last update 03.09.2006 12:01
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Frisky's Corner

by Frisco Del Rosario

Tin Soldiers -- A look at one-cost sentries

Lessening the costs of various corporate activities will always be a winning strategy. Install seven Data Masons and rez Wall of Ice for free. Play with an agenda set of six Executive Extractions, six Genetics-Visionary Acquisitions, and six Artificial Security Directors -- eventually you're scoring agenda instantly upon installation.

So, you go through your Security Purge phase, score a few Priority Requisitions, Emergency Rig this, Skalderviken that.

I've begun looking to the other end of the ice spectrum for new ideas, and this week I'll look at the three sentries from v. 1.0 which cost one bit to rez: Shock.R, Fatal Attractor, and Too Many Doors.

There's not much new to discuss about Shock.R, a card whose praises I've been singing for a long time. Throw a Shock.R on top of a Filter, and you've paid one bit in rez cost for a combination of ice which forces the runner to find two icebreakers. Then, even if the runner breaks Filter for zero, it's Shock.R which extracts the toll -- Shaka pays three bits to break Shock.R, for instance.

I have one corporate deck which includes Shock.R as its only sentry, to be combined with cheap walls and code gates, but Shock.R's "stun" subroutine combines neatly with another sentry, like Banpei. Let's say one unrezzed piece of ice is outside a rezzed Banpei, and the corporation has only a few bits in his pool. That situation lulled me to sleep when I played most recently -- I figured my two or three bits would break Banpei and even a Data Wall 2.0 (if that's what it was), but one corporate bit rezzed Shock.R, and to the trash goes Raffles. That's a nasty surprise.

Reflector, of course, is the card which embarrasses Shock.R, but I see it employed in too few decks. Two bits for Reflector is such a small price to pay for Bolter Cluster insurance.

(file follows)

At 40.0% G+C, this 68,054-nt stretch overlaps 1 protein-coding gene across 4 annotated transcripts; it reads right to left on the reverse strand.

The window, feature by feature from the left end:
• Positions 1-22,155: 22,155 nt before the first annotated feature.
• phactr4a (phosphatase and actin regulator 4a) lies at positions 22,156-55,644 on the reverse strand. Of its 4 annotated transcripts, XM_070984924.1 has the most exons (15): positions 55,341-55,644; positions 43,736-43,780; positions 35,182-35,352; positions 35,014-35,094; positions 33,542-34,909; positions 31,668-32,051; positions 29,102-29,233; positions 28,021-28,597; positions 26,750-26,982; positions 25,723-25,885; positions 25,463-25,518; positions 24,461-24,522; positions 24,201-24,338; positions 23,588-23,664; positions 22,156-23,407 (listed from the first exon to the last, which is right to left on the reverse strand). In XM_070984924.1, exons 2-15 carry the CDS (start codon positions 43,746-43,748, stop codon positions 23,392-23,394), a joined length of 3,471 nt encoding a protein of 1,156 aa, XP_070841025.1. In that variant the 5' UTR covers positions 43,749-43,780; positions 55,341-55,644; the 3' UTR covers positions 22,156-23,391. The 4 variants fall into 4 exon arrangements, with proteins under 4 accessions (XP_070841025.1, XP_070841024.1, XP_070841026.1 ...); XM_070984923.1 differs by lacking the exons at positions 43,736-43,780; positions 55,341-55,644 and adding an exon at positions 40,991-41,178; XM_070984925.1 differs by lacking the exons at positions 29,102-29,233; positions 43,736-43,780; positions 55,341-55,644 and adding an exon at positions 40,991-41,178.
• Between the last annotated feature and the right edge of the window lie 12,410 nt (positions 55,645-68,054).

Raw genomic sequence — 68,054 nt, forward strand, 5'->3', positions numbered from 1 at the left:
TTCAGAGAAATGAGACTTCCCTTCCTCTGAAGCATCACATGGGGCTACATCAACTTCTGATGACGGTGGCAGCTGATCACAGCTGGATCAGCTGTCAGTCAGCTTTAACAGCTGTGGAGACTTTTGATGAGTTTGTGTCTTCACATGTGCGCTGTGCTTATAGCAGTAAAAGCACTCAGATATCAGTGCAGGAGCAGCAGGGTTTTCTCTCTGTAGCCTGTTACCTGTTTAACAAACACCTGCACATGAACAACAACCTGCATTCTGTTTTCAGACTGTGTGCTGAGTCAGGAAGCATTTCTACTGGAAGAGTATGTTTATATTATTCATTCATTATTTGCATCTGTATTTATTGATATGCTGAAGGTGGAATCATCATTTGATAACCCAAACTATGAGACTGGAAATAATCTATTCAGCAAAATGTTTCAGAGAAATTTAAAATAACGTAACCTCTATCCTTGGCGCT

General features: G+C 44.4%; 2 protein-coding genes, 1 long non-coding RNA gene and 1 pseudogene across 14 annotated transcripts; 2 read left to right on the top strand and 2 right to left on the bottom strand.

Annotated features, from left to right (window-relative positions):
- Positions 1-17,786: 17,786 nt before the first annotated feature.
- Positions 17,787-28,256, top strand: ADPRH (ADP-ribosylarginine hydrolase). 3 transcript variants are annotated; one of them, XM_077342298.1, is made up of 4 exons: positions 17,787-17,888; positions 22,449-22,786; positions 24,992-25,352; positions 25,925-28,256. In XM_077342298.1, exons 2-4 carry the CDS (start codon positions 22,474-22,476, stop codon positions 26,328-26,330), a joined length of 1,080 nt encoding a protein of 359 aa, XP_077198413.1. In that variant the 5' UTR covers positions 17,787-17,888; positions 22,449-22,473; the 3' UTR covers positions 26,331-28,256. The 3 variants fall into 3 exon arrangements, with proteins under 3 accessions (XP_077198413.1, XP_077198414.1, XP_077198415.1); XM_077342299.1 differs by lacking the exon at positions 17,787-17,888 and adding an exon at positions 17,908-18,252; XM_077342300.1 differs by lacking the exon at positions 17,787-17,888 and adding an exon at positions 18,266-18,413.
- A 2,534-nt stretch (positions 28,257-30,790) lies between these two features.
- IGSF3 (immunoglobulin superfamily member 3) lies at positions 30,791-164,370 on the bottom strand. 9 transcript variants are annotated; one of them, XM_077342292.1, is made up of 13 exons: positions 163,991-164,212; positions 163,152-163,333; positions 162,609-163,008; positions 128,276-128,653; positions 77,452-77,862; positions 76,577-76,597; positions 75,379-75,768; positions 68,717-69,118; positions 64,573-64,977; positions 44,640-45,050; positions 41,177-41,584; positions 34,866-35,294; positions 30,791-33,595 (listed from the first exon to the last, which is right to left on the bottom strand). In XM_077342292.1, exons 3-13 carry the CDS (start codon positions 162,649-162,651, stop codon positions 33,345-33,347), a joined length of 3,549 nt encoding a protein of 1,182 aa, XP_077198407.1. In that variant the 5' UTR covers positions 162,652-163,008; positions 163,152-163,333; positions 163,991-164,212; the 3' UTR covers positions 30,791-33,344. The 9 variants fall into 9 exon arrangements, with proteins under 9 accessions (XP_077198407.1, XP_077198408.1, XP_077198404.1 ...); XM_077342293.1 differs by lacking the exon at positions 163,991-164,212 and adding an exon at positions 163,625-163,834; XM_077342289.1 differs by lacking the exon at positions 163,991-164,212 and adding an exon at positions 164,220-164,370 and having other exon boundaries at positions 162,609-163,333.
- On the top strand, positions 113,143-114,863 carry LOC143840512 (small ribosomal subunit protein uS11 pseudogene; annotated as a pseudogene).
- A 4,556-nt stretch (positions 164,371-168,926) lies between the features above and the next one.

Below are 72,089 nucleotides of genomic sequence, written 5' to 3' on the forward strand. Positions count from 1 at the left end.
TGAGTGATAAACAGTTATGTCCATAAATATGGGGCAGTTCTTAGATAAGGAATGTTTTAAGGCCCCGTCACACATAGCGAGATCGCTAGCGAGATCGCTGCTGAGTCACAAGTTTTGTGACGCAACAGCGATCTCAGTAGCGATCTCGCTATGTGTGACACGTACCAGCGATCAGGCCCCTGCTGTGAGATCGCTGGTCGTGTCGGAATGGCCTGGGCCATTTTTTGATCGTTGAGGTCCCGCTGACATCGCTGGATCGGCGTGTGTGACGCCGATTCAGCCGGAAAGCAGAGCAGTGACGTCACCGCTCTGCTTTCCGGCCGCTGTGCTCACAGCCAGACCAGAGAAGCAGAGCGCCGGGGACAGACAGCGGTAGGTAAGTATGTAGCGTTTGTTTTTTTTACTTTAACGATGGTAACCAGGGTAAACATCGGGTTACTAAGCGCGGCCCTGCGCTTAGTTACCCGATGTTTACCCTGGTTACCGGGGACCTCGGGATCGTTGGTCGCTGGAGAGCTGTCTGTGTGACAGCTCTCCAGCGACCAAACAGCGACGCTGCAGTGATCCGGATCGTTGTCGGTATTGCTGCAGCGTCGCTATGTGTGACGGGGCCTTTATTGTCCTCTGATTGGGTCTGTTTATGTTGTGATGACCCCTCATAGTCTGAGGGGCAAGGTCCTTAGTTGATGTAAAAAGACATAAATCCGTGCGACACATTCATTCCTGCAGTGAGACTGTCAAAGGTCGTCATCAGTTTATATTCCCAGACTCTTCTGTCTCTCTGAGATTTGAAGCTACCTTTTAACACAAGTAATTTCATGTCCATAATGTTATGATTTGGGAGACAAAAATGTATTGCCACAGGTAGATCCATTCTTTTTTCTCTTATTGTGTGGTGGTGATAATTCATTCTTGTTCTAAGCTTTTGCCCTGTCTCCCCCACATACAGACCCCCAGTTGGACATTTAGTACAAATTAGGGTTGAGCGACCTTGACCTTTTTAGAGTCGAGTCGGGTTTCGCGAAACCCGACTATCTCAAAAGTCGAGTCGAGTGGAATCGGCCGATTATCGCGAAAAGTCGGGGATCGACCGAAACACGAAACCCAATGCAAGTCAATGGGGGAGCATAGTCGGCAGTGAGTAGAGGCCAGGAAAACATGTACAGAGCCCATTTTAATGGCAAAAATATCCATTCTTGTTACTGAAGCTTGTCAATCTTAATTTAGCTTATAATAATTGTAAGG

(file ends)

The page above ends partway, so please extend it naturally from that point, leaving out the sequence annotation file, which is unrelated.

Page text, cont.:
Fatal Attractor is not as good a card as Shock.R. Shock.R in conjunction with an "end the run" forces the runner to find a sentry breaker in order to run successfully. Fatal Attractor doesn't even slow the runner down if he's willing to take the damage, or armed with a shield.

And why does Fatal Attractor deal net damage? All the other black ice scrambles runners' brains. Fatal Attractor would be much cooler if it dealt one or two brain damage if the runner didn't break each subroutine on the next piece of ice. Fatal Attractor would also be improved by an increase to two in rez cost, justified by an increase in strength -- I'm thinking that it would then find a home with all the other black ice in Skalderviken SA Beta Test Site decks.

Fatal Attractor's subroutine is the only one in the game which takes effect if the runner doesn't break subroutines on the next piece of ice. That suggests combining it with strong, cheap ice which doesn't even have to end the run. Canis Minor and Ball and Chain are well suited to install behind Fatal Attractor.

Fatal Attractor also works nicely with that stupid Proteus ice which can be rezzed in different ways. That is, if the runner decides not to jack out after encountering Fatal Attractor, ice like Caryatid and Sumo 2008 gives the corporation two chances to rez a subroutine that the runner can't break.

The other dopey Proteus ice -- Food Fight, Gatekeeper, Sandstorm -- which permit the corp to pay for as many subroutines as it wishes, is also suitable for combining with Fatal Attractor. That ice belongs in Data Fort Reclamation decks, certainly, in order to maximize the Data Fort Reclamation agenda bonus.

Speaking of dopey Proteus ice, has anyone found a use for Iceberg or Riddler?

What's the difference between Too Many Doors and the other two sentries discussed here? Too Many Doors ends the run. Shock.R needs to be installed outside another piece of ice, and Fatal Attractor only deals damage.

Too Many Doors is a fun card. A 1-cost sentry which ends the run, and forces the players to play rock-scissors-paper during the encounter. I don't think a deck could be built around its unusual character, unless one was willing to heap several Too Many Doors over an Obfuscated Fortress, perhaps. A better use of Too Many Doors is in an ambush deck, I think. Imagine the runner's mood after "winning" the mind game, passing Too Many Doors, and then hitting a Setup.


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